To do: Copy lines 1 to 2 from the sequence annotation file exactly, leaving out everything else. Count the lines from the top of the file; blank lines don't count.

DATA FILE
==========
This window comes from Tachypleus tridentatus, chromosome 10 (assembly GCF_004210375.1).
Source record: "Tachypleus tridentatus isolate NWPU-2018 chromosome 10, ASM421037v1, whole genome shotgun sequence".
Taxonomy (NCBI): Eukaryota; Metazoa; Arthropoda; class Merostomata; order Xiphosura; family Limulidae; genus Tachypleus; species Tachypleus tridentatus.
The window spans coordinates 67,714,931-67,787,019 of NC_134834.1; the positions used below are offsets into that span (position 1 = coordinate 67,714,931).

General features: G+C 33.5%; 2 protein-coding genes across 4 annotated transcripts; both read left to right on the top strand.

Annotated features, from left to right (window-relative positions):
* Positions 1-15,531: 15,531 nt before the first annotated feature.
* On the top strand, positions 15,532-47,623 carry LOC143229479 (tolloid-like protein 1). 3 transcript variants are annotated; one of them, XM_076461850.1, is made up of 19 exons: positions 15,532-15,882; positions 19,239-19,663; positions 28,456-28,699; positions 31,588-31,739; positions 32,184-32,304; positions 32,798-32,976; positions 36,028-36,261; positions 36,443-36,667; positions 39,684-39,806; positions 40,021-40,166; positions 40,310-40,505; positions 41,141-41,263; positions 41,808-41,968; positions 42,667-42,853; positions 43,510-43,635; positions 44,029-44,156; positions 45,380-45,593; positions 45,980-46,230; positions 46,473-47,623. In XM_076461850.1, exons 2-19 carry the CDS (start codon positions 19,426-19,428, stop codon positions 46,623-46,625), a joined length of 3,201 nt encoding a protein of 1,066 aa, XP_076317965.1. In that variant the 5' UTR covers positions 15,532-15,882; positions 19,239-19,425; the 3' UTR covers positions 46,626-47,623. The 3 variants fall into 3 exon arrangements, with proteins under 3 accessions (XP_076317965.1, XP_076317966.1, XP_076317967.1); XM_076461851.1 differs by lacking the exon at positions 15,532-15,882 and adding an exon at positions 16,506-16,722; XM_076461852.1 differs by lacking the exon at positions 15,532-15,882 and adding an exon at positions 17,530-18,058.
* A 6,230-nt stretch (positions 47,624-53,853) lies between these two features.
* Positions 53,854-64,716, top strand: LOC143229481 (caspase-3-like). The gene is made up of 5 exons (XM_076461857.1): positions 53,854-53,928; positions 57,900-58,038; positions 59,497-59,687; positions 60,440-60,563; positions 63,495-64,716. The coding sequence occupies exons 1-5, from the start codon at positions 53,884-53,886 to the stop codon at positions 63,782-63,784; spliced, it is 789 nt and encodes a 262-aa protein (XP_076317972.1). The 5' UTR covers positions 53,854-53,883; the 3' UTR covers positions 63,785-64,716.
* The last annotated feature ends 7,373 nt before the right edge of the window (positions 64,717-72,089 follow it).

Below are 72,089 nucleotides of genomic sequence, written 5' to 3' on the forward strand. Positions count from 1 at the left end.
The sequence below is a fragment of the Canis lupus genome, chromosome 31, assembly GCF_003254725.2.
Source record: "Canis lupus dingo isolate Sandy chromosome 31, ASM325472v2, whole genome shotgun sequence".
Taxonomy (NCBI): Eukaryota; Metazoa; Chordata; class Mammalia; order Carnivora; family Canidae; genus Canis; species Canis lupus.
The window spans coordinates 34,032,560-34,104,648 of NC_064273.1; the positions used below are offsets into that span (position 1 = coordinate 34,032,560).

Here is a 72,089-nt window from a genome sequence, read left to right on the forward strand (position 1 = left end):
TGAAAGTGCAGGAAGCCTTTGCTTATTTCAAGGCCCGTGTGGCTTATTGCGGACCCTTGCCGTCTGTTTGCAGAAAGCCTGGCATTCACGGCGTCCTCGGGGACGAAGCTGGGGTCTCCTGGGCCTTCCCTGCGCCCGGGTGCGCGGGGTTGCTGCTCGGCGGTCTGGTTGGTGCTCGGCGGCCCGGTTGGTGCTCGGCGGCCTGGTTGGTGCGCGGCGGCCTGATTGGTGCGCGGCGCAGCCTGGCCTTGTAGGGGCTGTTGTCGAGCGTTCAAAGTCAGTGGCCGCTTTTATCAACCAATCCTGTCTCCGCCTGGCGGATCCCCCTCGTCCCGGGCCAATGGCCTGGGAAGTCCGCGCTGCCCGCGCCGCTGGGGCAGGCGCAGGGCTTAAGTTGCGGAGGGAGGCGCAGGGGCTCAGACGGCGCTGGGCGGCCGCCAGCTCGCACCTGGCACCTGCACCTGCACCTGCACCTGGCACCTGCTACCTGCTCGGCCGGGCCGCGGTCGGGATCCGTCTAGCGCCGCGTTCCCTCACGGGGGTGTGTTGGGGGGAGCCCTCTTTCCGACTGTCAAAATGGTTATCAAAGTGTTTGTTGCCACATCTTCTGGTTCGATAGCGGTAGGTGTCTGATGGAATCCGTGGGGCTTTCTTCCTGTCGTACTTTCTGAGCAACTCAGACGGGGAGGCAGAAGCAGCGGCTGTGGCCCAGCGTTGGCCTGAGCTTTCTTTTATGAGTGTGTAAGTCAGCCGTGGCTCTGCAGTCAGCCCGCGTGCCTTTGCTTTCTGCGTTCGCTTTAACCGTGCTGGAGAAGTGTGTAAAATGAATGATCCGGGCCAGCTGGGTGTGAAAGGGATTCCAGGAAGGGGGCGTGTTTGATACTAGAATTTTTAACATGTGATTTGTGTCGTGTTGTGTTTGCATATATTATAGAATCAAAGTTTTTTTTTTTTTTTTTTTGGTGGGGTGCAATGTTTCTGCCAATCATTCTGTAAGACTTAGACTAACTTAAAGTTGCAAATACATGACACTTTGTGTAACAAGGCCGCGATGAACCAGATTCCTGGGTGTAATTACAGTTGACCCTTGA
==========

This window comes from Tachypleus tridentatus, chromosome 10 (assembly GCF_004210375.1).
Source record: "Tachypleus tridentatus isolate NWPU-2018 chromosome 10, ASM421037v1, whole genome shotgun sequence".